Robin Judd teaches Modern Jewish history, German History, The Holocaust, and Women’s History. Her main research interests are Modern Jewish History as well as Gender History and Theory. Judd has published on ritual debates and their political dimension across Jewish and non-Jewish communities in Germany from 1843-1933. In her most recent project, she is examining postwar gender roles in light of post-war Europe’s political and economic reconstruction.
Marion A. Kaplan, Professor of Hebrew and Judaic Studies, New York University
Marion Kaplan’s research concentrates on Jewish women’s history and the history of Jewish daily life in Germany. Her publications are based on archival sources, but also on ego-documents, such as diaries, letters, and memoirs that express feelings and personal perspectives along with the crucial details of daily life. Kaplan is a three-time winner of the National Jewish Book Award.
Marsha L. Rozenblit, Professor of Jewish History, University of Maryland
Marsha L. Rozenblit is a social historian of Jews in Central Europe. She is the author of The Jews of Vienna, 1867–1914: Assimilation and Identity (1983) and Reconstructing a National Identity: The Jews of Habsburg Austria During World War I (2001). In addition, she has co-edited Constructing Nationalities in East Central Europe (2005) and World War I and the Jews: Conflict and Transformation in Europe, the Middle East, and America (2017). She has published 35 scholarly articles on such topics as Jewish religious reform in 19th-century Vienna, synagogue affiliation in 19th-century Baltimore, and Austrian Jewish women during World War I. She is currently completing work on “Identifying as German: The Jews of Moravia, 1848–1938.” She is a member of the Academic Advisory Board of Leo Baeck Institute – New York | Berlin and an advisor to the Shared History Project.
David J. Sorkin, Professor of Modern Jewish History, Yale University
David Sorkin’s work is situated at the intersection of Jewish history and European history since the 16th century. His first book, The Transformation of German Jewry, 1780–1840 (1987), examined the formation of Jewish culture in the German states, which he came to understand as a “subculture.” Sorkin's latest book is Jewish Emancipation: A History Across Five Centuries (2019), in which he argues that the attainment of civil and political rights or equality is the principal event of modern Jewish history. He is currently at work on a study of the practice of Jewish politics since the sixteenth century.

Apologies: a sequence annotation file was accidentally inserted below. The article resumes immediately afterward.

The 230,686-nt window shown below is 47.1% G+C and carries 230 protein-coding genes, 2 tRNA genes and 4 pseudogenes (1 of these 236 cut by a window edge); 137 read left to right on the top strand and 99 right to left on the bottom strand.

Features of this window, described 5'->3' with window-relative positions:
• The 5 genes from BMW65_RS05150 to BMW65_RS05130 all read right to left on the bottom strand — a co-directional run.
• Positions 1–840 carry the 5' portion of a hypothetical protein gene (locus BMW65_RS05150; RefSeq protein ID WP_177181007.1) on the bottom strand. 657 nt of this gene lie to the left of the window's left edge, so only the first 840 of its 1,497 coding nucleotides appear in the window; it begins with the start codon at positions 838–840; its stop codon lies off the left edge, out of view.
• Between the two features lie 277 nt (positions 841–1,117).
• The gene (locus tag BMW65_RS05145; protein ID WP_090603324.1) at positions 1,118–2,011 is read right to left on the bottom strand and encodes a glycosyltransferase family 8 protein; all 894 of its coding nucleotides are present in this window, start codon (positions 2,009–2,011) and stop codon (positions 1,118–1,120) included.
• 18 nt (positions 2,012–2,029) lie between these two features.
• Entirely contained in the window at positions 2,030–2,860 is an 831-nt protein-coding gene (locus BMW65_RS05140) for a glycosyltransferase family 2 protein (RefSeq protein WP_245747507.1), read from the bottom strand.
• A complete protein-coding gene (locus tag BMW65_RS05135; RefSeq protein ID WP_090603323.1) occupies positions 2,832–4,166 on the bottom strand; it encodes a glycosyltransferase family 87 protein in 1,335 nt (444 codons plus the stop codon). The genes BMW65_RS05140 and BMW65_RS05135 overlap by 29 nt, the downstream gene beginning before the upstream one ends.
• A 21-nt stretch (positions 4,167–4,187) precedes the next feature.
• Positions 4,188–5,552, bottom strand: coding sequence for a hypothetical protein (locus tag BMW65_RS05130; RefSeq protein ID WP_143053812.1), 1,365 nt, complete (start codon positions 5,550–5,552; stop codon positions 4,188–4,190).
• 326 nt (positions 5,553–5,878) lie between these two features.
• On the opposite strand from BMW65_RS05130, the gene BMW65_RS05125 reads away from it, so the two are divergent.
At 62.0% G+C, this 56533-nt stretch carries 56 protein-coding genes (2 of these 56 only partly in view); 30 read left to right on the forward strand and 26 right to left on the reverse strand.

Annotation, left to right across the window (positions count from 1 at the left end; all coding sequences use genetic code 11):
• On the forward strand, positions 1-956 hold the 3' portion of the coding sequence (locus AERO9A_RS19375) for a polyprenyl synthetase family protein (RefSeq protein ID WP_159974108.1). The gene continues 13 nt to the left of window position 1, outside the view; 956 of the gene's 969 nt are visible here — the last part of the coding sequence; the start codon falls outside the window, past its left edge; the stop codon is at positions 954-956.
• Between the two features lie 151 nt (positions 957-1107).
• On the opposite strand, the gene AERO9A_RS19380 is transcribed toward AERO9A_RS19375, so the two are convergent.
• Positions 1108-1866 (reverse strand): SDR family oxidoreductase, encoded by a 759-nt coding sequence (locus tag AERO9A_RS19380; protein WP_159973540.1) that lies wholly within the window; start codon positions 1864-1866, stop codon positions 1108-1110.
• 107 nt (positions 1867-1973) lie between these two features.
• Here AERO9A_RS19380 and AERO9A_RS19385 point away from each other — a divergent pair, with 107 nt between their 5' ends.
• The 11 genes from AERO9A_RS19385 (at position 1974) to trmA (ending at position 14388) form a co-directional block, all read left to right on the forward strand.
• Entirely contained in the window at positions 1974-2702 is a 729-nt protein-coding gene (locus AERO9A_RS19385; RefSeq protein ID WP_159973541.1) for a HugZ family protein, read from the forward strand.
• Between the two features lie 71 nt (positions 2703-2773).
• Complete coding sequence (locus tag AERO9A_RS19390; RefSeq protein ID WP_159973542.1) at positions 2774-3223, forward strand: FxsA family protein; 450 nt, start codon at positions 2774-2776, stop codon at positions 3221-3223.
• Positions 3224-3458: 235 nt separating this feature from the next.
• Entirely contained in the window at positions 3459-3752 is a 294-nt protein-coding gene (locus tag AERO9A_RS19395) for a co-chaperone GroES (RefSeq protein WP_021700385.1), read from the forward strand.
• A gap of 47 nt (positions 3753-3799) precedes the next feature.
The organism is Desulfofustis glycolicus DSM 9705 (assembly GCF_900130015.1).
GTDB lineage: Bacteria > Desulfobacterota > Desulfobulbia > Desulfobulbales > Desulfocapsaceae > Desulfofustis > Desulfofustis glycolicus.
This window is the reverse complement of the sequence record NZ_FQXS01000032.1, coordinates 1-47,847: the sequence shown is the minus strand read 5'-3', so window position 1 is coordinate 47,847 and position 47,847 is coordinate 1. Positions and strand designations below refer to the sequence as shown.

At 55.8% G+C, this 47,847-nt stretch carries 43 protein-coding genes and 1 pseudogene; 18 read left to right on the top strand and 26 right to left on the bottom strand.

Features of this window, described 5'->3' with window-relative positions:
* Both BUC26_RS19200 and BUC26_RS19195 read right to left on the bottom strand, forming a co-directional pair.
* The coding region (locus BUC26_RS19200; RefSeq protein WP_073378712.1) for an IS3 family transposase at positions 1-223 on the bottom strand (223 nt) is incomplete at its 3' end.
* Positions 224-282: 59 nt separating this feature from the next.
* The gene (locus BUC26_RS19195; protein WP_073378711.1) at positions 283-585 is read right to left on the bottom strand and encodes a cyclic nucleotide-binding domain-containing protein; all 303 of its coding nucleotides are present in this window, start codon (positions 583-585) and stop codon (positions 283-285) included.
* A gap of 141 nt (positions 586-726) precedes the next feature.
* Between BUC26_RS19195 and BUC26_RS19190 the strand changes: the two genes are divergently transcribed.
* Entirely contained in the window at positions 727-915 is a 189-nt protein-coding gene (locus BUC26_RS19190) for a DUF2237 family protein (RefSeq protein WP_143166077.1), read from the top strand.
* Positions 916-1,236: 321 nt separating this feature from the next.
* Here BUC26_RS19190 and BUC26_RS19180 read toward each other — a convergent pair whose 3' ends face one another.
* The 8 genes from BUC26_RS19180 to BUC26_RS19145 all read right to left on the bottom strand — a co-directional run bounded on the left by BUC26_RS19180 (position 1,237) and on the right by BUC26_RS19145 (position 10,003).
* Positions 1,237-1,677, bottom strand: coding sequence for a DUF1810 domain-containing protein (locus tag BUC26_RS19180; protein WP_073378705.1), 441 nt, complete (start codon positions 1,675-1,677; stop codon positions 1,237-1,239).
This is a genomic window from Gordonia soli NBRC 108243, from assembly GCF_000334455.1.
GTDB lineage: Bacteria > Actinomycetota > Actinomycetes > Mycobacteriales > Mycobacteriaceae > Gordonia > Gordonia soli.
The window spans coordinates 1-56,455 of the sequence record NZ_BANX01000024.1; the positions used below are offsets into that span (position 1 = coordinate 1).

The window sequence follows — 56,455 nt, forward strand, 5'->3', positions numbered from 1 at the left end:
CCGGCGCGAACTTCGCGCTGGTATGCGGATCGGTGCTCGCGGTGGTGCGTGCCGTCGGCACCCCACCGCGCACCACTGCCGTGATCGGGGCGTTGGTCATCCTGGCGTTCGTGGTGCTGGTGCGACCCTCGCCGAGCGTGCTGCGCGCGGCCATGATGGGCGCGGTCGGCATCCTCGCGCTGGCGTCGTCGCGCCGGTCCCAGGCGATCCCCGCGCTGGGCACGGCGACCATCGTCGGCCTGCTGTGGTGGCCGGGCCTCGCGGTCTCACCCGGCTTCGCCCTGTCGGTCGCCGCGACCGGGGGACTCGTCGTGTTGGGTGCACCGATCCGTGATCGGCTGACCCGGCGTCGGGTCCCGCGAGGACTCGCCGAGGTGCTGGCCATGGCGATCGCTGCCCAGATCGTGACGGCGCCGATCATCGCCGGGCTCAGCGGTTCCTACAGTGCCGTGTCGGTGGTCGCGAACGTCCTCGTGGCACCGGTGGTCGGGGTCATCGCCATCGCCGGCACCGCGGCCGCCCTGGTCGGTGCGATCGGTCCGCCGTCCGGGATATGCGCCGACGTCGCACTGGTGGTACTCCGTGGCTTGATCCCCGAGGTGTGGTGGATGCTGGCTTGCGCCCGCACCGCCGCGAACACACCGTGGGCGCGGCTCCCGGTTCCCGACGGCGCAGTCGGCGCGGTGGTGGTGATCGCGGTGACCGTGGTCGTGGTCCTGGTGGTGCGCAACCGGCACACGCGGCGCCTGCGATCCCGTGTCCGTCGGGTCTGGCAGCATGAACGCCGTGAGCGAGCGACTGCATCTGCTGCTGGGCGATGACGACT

Joshua Teplitsky, Professor of History, Stony Brook University
Joshua Teplitsky focuses on Jewish life in the German-speaking lands of the Holy Roman Empire and Habsburg monarchy in the early modern period (16th–18th centuries) with an emphasis on the city of Prague. Specifically, he is interested in the interconnections between Jews of disparate locations, as well as the social, cultural, and intellectual exchanges between Jews and Christians. A secondary field of interest is the study of the book as medium of knowledge and material object.
Kerry Wallach, Professor of German Studies, Gettysburg College
Kerry Wallach’s academic work integrates multiple disciplines. Her research interests include 20th-century German literature, culture, film, and media; Weimar Republic; German-Jewish history; Yiddish literature in translation; Jewish American literature; women, gender, and sexuality studies; visual and consumer culture. For her dissertation, entitled Observable Type: Jewish Women and the Jewish Press in Weimar Germany, she was awarded the Women in German Dissertation Prize in 2012.
Jonathan Zatlin, Professor of History, Boston University
Jonathan Zatlin has written widely on the history of German communism and the politics of German unification. His current research investigates the link between race and economy in modern European history, focusing on the experience of German Jews. By analyzing the lives of Jewish economists and entrepreneurs, usury trials, financial scandals, and violence against Jews, Zatlin traces the fortunes and misfortunes of Jews and their detractors in modern German history.